Emoticon, Or The Whale

Everyone thinks Moby-Dick begins “Call me Ishmael,” but everyone is an idiot. It actually begins like this:

ETYMOLOGY (Supplied by a Late Consumptive Usher to a Grammar School) The pale Usher—threadbare in coat, heart, body, and brain; I see him now. He was ever dusting his old lexicons and grammars, with a queer handkerchief, mockingly embellished with all the gay flags of all the known nations of the world. He loved to dust his old grammars; it somehow mildly reminded him of his mortality. ETYMOLOGY “While you take in hand to school others, and to teach them by what name a whale-fish is to be called in our tongue leaving out, through ignorance, the letter H, which almost alone maketh the signification of the word, you deliver that which is not true.” —HACKLUYT “WHALE. … Sw. and Dan. HVAL. This animal is named from roundness or rolling; for in Dan. HVALT is arched or vaulted.” —WEBSTER’S DICTIONARY “WHALE. … It is more immediately from the Dut. and Ger. WALLEN; A.S. WALW-IAN, to roll, to wallow.” —RICHARDSON’S DICTIONARY תנים (TaNiYM), Hebrew. XnTos (kpTos), Greek. CETUS, Latin. WHÆL, Anglo-Saxon. HVALT, Danish. WAL, Dutch. HWAL, Swedish. WHALE, Icelandic. WHALE, English. BALEINE, French. BALLENA, Spanish. PEKEE-NUEE-NUEE, Fegee. PEKEE-NUEE-NUEE, Erromangoan.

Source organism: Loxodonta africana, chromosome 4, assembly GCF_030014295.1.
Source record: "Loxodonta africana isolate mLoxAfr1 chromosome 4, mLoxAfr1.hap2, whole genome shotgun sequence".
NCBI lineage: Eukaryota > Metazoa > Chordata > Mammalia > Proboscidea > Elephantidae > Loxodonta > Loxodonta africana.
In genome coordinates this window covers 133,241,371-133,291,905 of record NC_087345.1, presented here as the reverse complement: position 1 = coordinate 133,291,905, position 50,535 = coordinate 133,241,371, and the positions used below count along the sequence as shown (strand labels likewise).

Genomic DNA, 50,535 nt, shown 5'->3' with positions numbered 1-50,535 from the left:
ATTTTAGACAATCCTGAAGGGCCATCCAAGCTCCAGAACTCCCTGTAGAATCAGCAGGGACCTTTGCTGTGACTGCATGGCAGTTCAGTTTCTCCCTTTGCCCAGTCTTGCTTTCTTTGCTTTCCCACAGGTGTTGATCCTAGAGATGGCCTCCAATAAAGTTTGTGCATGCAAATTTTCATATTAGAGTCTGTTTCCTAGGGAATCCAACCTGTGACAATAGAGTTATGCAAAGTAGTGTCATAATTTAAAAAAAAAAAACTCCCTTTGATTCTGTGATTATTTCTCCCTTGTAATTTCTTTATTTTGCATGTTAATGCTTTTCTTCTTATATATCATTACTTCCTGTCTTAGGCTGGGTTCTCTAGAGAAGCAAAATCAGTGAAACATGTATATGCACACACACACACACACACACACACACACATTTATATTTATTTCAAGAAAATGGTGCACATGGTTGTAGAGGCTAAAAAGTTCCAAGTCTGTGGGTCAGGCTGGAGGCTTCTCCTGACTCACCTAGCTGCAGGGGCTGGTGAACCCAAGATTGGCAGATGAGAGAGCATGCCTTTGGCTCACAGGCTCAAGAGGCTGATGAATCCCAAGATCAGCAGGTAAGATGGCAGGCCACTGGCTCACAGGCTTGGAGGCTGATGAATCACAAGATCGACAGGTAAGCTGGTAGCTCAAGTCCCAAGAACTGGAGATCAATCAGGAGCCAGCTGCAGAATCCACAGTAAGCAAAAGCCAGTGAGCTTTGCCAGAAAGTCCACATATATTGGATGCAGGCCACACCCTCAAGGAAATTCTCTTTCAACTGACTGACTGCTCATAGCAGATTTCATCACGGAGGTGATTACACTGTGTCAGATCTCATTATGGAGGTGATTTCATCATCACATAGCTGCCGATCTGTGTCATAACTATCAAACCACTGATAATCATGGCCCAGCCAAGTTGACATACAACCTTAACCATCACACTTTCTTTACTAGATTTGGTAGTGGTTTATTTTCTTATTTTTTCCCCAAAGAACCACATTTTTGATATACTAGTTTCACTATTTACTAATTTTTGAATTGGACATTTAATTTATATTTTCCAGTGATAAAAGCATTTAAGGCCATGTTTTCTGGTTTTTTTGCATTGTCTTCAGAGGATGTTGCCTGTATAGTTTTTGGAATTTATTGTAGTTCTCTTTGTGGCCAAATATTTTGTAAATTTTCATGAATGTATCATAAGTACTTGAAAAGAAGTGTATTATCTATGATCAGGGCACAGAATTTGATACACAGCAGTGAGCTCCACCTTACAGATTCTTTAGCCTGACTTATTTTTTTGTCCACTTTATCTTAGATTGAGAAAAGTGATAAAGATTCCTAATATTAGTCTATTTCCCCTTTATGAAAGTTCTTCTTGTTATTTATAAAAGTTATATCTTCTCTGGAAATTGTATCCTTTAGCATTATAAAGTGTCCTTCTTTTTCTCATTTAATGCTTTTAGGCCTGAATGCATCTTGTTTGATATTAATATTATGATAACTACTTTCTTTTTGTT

So what does whale in Danish have to do with Ahab’s hunt for Moby-Dick? Throughout the book, Ahab’s obsession with Moby-Dick is rivaled by Melville’s own monomania to describe the essence of the whale. In the end, both are impossible pursuits. Moby-Dick destroys the Pequod and Melville learns that there are a million ways to hint at “whale” but no word or hundred thousand words to capture its meaning. This is the existential struggle of communication. So lately, I’ve decided to embrace the futility of language by using emoticons. I usually hate when people use colons, semi-colons and parentheses to describe their feelings. But sometimes, the meaningless of “:)” is its value. Recently, a friend of mine lost a family friend. Her death was unexpected and, as is usually the case, unfair. Speaking to another friend about this over IM I wrote, “Death is :(” Of course “:(” is a terrible description of death, but no worse than sad. Death is so much more than either expression, but “:(” at least hints at the much larger and indefinable emotional experience. And in that ambiguity lays some meaning. Or something like that, ;)